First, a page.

For a few years, Brooklyn claimed ownership over home-brewery startups. Dozens of companies, usually founded by young professionals, began sprouting up.
Now, Queens has stepped into the gauntlet with its own group of local breweries.
For the first time ever, the borough is celebrating these young businesses at Queens Beer Week, a 10-day event in which bars will exclusively offer brews made in the city’s largest borough.
Crescent and Vine, a bar located at 25-03 Ditmars Blvd. in Astoria, was jam-packed on Friday, the first day of the festival.
Transmitter, a brewery owned by Rob Kolb and Anthony Accardi, showcased a handful of their beers.
“We’re doing pretty tight-ranged beers called farmhouse ales,“ Accardi said. “We tend to think of ourselves as ‘yeast forward’ in terms of what drives the beer taste.”
The pair met in 2005 when they were amateur bicycle racers and began experimenting with brewing using old homebrew equipment from the 1990s.
They officially launched Transmitter Brewing last summer and are working to have their beers on tap in bars around the city.
Prospective patrons can order individually bottled beer directly from Kolb and Accardi.
One of their brews, Q1, is a tasty Belgian white that delivers a smooth flavor without as many hops. Their “yeast forward” mentality is apparent in Q1 but the flavor does not overpower the hops.
Also featured was Jamaica Me Coconuts from Barrier Brewing Company that run out of Oceanside on Long Island.
The dark beer has a bold taste with a hint of coconut. It was a crowd favorite at Vine and Crescent.
Barrier’s other draft, Queen of Tarts, is also a fun beer. The 6.8-percent pale ale is brewed with 200 fresh limes especially for Queens Beer Week.
Throughout the festival, beer lovers and newbies can sample drinks from local business owners while experiencing the various bars, pubs and restaurants Queens has to offer.
Tours of some of the breweries are also available.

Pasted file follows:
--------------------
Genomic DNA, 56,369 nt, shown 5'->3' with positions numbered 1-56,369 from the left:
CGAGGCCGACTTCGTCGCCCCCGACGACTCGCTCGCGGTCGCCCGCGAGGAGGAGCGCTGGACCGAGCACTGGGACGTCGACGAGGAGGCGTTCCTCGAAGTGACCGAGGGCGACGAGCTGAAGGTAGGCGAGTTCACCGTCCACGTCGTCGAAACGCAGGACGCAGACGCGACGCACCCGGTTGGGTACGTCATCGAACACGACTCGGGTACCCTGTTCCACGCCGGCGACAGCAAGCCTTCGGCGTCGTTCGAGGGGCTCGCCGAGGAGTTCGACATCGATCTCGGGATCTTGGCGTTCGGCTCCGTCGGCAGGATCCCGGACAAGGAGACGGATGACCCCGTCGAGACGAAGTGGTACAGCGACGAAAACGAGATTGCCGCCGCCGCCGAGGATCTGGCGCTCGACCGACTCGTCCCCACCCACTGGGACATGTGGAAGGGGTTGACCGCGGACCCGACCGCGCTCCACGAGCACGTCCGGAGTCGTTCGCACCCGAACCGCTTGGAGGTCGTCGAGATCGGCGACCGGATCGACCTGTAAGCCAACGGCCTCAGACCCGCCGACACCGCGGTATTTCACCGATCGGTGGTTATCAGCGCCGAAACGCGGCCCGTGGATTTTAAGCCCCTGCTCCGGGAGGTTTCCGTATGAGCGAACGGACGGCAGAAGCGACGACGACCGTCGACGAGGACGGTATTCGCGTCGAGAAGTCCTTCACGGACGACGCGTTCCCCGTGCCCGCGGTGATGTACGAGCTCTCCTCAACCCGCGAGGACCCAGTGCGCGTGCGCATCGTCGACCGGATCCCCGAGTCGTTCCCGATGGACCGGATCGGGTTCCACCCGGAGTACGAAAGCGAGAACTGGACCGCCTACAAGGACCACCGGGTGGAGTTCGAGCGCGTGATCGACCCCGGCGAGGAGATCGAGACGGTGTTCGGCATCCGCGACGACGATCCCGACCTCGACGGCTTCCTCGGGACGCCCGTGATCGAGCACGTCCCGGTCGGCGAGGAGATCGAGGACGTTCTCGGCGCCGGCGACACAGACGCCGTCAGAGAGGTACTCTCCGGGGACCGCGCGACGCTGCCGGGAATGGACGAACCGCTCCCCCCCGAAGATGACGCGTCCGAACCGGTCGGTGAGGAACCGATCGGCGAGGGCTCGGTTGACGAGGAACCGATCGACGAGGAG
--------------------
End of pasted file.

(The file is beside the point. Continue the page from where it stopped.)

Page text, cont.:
Some of the week’s highlights include “Pints and Stand-Up” at the Laughing Devil Comedy Club, located at 47-38 Vernon Blvd. in Long Island City.
While local beers will not be featured, the venue will offer $6 pints of Sam Adams Revel IPA and $4 cans of 21st Amendment while attendees listen to sets from Crystian Ramirez, Adrienne Iapalucci, Jon Fisch and other stand-up comedians.
For beer lovers looking to learn how to home brew, a home-brewing and beer-tasting tutorial at Astoria Beer and Brew, located at 21-76 21st St., will be held from 1 to 4 p.m. on Saturday.
Tickets are $25 for tasting and demonstrations.
Also on Saturday, Alewife Queens, located at 5-14 51 St. in Long Island City, is hosting the New York Beer and Bacon Festival from 12 to 3 p.m. and 4 to 7 p.m.
Tickets are $50 but include unlimited smoky meat and ice-cold beer.
The week closes at Bohemian Hall and Beer Garden, located at 29-19 24 Ave. in Astoria, the “original spot for beer in Queens,” according to the website.
The beer garden will be premiering its new house beer crafted exclusively for the venue by the up-and-coming Single Cut Beersmiths of Astoria.
The closing ceremonies begin at 12 and end at 5 p.m.
Of course, many Queens-made beers are available at bars around the borough year-round and special events will be posted on the Queens Beer Week website even after the festival.